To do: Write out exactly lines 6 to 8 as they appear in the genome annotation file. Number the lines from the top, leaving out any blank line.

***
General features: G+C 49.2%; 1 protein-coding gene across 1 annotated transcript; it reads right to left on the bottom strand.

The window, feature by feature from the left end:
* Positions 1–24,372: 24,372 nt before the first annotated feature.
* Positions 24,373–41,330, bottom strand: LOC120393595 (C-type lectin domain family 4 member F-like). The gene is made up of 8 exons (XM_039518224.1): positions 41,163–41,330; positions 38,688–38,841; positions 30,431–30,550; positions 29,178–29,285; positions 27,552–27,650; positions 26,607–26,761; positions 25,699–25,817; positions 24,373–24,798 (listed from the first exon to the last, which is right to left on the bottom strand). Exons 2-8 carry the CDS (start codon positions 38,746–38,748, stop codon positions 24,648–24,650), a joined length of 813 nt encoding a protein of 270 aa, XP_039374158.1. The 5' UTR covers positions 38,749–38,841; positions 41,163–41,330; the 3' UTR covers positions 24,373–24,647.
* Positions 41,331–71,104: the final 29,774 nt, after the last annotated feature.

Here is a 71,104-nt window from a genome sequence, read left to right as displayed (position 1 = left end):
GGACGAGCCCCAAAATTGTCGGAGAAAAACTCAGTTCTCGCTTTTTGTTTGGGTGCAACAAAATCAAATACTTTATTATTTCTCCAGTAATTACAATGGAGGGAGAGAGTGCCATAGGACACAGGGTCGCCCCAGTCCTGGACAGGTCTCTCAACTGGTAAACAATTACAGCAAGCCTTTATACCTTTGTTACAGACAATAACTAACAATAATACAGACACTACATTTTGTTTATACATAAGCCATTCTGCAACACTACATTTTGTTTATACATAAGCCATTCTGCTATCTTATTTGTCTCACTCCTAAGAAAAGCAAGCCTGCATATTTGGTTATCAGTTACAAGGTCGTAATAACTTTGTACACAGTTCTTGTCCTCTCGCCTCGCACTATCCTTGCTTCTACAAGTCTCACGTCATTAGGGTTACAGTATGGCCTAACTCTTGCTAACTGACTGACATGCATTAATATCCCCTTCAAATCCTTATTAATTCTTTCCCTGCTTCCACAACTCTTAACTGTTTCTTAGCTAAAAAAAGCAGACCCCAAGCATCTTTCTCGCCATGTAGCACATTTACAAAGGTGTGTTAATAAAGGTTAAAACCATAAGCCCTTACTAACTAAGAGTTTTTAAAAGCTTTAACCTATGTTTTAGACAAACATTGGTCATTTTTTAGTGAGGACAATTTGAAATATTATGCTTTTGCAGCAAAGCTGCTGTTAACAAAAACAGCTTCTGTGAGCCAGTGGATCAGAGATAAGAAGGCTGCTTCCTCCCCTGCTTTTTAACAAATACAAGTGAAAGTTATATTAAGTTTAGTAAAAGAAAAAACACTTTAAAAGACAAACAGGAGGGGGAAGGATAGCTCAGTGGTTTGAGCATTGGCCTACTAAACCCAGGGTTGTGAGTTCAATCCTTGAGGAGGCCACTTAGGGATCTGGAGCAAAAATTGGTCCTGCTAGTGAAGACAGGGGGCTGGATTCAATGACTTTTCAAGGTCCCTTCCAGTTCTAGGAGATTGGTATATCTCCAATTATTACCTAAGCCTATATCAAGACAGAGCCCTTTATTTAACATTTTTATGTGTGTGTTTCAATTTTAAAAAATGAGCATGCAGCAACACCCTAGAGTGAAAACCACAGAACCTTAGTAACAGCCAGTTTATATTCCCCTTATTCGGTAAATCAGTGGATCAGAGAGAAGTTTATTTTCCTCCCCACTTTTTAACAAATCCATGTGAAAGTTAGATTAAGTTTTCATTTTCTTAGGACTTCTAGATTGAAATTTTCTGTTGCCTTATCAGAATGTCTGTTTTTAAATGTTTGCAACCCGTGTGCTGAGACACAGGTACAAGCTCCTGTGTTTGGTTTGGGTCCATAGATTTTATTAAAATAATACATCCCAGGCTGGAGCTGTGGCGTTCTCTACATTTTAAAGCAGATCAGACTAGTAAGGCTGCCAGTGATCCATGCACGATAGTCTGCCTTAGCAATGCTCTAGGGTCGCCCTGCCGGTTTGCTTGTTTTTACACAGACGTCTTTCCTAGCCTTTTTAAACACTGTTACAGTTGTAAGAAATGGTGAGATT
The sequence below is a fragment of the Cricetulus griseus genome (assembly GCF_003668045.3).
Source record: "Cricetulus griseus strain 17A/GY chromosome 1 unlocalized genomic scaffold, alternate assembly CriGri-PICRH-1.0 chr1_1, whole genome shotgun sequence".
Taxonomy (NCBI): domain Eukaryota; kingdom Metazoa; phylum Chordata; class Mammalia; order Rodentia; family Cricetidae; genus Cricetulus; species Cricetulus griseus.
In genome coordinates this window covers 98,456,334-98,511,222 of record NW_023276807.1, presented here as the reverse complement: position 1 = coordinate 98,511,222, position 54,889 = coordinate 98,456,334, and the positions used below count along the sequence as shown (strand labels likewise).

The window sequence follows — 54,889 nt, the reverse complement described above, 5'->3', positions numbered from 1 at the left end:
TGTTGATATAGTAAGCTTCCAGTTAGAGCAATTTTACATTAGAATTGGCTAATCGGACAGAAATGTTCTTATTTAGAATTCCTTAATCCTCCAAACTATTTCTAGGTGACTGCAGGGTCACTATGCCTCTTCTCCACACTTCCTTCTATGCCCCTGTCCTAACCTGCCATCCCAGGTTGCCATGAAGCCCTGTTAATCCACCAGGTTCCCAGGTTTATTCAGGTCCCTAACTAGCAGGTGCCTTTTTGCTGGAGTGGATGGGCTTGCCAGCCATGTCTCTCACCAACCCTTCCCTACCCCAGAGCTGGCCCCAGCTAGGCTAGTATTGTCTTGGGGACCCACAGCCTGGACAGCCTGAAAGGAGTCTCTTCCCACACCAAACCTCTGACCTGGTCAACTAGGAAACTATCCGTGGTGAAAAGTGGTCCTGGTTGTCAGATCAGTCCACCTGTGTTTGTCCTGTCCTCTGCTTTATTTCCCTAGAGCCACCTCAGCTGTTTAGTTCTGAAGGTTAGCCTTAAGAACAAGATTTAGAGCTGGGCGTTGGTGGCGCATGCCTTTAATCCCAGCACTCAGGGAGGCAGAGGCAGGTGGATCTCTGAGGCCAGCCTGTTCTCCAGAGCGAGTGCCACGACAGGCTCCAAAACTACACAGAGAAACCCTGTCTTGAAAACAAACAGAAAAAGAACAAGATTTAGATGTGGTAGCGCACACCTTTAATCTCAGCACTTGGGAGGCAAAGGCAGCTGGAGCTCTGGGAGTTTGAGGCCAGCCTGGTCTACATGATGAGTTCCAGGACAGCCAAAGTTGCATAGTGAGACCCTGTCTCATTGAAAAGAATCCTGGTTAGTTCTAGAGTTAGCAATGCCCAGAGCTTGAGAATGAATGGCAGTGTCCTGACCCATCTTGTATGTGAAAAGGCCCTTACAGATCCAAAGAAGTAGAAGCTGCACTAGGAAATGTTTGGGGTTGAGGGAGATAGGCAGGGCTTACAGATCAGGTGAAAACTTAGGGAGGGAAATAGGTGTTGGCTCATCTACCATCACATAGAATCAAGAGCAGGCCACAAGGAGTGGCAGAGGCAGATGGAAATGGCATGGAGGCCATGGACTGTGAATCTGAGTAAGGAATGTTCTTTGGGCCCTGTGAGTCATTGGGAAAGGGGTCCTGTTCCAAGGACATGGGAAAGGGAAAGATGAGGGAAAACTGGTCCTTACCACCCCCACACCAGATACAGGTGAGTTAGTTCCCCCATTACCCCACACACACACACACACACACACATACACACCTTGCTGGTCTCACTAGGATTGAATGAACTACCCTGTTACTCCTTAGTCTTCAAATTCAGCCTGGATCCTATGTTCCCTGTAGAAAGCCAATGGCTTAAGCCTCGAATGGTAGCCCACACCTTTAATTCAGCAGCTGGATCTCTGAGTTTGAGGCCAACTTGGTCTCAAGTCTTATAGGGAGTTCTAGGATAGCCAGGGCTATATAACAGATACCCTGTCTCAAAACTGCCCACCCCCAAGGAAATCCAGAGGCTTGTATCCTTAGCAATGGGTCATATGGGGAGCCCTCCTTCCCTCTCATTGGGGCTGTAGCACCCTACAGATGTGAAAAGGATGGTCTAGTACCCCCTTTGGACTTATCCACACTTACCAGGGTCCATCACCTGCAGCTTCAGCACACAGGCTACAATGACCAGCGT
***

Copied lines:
Here is a 71,104-nt window from a genome sequence, read left to right as displayed (position 1 = left end):
GGACGAGCCCCAAAATTGTCGGAGAAAAACTCAGTTCTCGCTTTTTGTTTGGGTGCAACAAAATCAAATACTTTATTATTTCTCCAGTAATTACAATGGAGGGAGAGAGTGCCATAGGACACAGGGTCGCCCCAGTCCTGGACAGGTCTCTCAACTGGTAAACAATTACAGCAAGCCTTTATACCTTTGTTACAGACAATAACTAACAATAATACAGACACTACATTTTGTTTATACATAAGCCATTCTGCAACACTACATTTTGTTTATACATAAGCCATTCTGCTATCTTATTTGTCTCACTCCTAAGAAAAGCAAGCCTGCATATTTGGTTATCAGTTACAAGGTCGTAATAACTTTGTACACAGTTCTTGTCCTCTCGCCTCGCACTATCCTTGCTTCTACAAGTCTCACGTCATTAGGGTTACAGTATGGCCTAACTCTTGCTAACTGACTGACATGCATTAATATCCCCTTCAAATCCTTATTAATTCTTTCCCTGCTTCCACAACTCTTAACTGTTTCTTAGCTAAAAAAAGCAGACCCCAAGCATCTTTCTCGCCATGTAGCACATTTACAAAGGTGTGTTAATAAAGGTTAAAACCATAAGCCCTTACTAACTAAGAGTTTTTAAAAGCTTTAACCTATGTTTTAGACAAACATTGGTCATTTTTTAGTGAGGACAATTTGAAATATTATGCTTTTGCAGCAAAGCTGCTGTTAACAAAAACAGCTTCTGTGAGCCAGTGGATCAGAGATAAGAAGGCTGCTTCCTCCCCTGCTTTTTAACAAATACAAGTGAAAGTTATATTAAGTTTAGTAAAAGAAAAAACACTTTAAAAGACAAACAGGAGGGGGAAGGATAGCTCAGTGGTTTGAGCATTGGCCTACTAAACCCAGGGTTGTGAGTTCAATCCTTGAGGAGGCCACTTAGGGATCTGGAGCAAAAATTGGTCCTGCTAGTGAAGACAGGGGGCTGGATTCAATGACTTTTCAAGGTCCCTTCCAGTTCTAGGAGATTGGTATATCTCCAATTATTACCTAAGCCTATATCAAGACAGAGCCCTTTATTTAACATTTTTATGTGTGTGTTTCAATTTTAAAAAATGAGCATGCAGCAACACCCTAGAGTGAAAACCACAGAACCTTAGTAACAGCCAGTTTATATTCCCCTTATTCGGTAAATCAGTGGATCAGAGAGAAGTTTATTTTCCTCCCCACTTTTTAACAAATCCATGTGAAAGTTAGATTAAGTTTTCATTTTCTTAGGACTTCTAGATTGAAATTTTCTGTTGCCTTATCAGAATGTCTGTTTTTAAATGTTTGCAACCCGTGTGCTGAGACACAGGTACAAGCTCCTGTGTTTGGTTTGGGTCCATAGATTTTATTAAAATAATACATCCCAGGCTGGAGCTGTGGCGTTCTCTACATTTTAAAGCAGATCAGACTAGTAAGGCTGCCAGTGATCCATGCACGATAGTCTGCCTTAGCAATGCTCTAGGGTCGCCCTGCCGGTTTGCTTGTTTTTACACAGACGTCTTTCCTAGCCTTTTTAAACACTGTTACAGTTGTAAGAAATGGTGAGATT
The sequence below is a fragment of the Cricetulus griseus genome (assembly GCF_003668045.3).